By hosting the first national conference on oral and systemic health in Baltimore on Dec. 10, the University of Maryland, Baltimore (UMB) took another major step toward true interprofessional health care education, says Jay A. Perman, MD, president of the University.
More than 120 leading dental hygienists, nurses, other health professionals, educators in the health professions, and clinical/public health practitioners attended the conference on the Oral Systemic Link: Creating Collaborative Initiatives. Pathways to promote interprofessional education, research, and practice for dental hygiene and nursing collaborations were explored.
“This important event on the link of oral and systemic health highlights trends of working together to help reform our health care delivery system rather than working alone in our individual professions,” says Perman. “It is a terribly important collaboration that needs to be developed.”
Conference speakers presented extensive and powerful links between oral health and systemic conditions. Diabetes, osteoporosis, anxiety, tension, depression, earaches, eating disorders, poor nutrition, and some cancers “can be identified by, and linked to, conditions in the oral cavity and head and neck regions.” said dental hygienist Jacquelyn Fried, MS, RDH, director of interprofessional initiatives at the University of Maryland School of Dentistry (SOD) and the conference co-chair (pictured on left with co-chair Shannon Idzik, DNP, MS, CRNP, assistant professor and Director of the Doctor of Nursing Practice Program, UM School of Nursing).
“The oral-systemic link highlights commonalities between nursing, dental hygiene and other health professions. These commonalities lead to collaborative models, interprofessional models. Why? Because of shared patient outcomes that promote wellness and the desire for interprofessional education that develops well-rounded providers,” said Fried.
“We need to re-invent ourselves due to comorbidity,” said Christian S. Stohler, DMD, DrMedDent, dean of the University of Maryland School of Dentistry. “The concept of co-morbidity is not even understood by our insurance providers, not addressed. That is one reason our health care system is out of control.”
Periodontal disease is often at the center of co-morbidities, said Mark Reynolds, DDS, PhD, MA, professor and chair of the Department of Periodontics at the dental school. “Inflammation is the tie that binds,” Reynolds said, explaining that periodontal disease is caused by bacterial infections that “are not only tissue invasive, but cell invasive and found throughout the body. People don’t often know they have it until severe disease is present.”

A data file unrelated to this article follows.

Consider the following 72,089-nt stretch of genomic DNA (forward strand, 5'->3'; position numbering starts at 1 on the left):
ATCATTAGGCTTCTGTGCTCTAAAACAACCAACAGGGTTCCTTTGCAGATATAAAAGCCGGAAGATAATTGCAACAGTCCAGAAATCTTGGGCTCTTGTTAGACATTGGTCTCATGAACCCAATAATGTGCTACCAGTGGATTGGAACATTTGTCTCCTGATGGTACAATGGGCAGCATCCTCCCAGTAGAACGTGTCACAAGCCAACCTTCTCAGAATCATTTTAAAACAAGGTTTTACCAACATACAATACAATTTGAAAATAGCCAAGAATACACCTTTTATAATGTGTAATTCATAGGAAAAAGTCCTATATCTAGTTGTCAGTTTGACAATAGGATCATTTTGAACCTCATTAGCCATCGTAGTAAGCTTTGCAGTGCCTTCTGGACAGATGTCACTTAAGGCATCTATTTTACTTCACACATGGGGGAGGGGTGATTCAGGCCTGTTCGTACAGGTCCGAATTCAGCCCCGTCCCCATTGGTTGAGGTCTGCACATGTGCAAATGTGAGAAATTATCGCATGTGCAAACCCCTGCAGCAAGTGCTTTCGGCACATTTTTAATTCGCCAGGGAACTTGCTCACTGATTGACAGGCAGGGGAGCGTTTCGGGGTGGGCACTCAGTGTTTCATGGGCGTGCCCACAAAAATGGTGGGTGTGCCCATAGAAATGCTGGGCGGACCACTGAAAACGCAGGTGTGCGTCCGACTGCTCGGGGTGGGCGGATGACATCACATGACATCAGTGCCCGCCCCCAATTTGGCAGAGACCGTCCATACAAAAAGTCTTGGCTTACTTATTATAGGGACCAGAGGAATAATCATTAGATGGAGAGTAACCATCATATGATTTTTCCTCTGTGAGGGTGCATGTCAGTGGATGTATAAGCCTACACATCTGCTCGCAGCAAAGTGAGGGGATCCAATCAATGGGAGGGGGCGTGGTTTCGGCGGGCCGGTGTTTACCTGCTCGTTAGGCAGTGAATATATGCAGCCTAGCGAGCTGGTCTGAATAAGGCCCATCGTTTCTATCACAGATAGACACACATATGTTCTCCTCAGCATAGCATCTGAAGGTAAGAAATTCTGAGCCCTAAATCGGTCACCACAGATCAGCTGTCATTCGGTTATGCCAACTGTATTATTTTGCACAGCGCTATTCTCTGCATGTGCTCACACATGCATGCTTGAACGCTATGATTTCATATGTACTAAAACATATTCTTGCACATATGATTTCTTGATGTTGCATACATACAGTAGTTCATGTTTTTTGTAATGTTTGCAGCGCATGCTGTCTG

Reynolds said inflammatory diseases such as rheumatoid arthritis are also linked to oral bacteria. “So what?” he said rhetorically. “Well, the treatment of oral disease, particularly periodontal disease, reduces hospitalization costs.”
Also, Perman, a pediatric gastroenterologist, said that “periodontal disease has been associated with premature, low-birth-weight babies in a number of studies. According to these studies, the greater the extent of maternal periodontal disease, the more likely the mother may have a premature baby.”
JoAnn Gurenlian, RDH, PhD, interim director of the graduate dental hygiene program at Idaho State University and president-elect of the International Federation of Dental Hygienists, said that as a dental hygienist, she sees much more than the average person sees in a smile. The smile to her is a window into the personýs mouth and body. “The whole point of what we want to accomplish” in interprofessional collaboration, Gurenlian said, “is to look at the whole person. Oral health is health, and we forget that. In nursing, in physical therapy, in speech pathology, in medicine, in any other [health] group, oral health is [currently] rarely thought of. And how could that be so? Students get only an hour of oral health education in their curriculum.”
Judith Haber, PhD, APRN, FAAN, the Ursula Springer Leadership Professor in Nursing and associate dean of graduate programs at the New York University College of Nursing, outlined dental hygiene/dental/nursing educational opportunities, such as nursing students conducting an oral health history and recognizing normal versus pathological variations of oral structures. A side-by-side consultation project with interprofessional students on comprehensive oral-systemic patient assessments and referrals for systemic health risks would be another innovation, said Haber, who also discussed collaborative innovations in pediatrics and summer research projects.
“There were multiple dynamics in play at this conference,” said Kathryn Montgomery, PhD, RN, NEA-BC, associate dean for strategic partnerships and initiatives and associate professor at the University of Maryland School of Nursing. “There was clinical content, there were practice issues and interprofessional education, as well as a new conference-participation approach with full engagement of participants in ‘active learning.’
An educational grant from the Colgate-Palmolive Company supported the conference.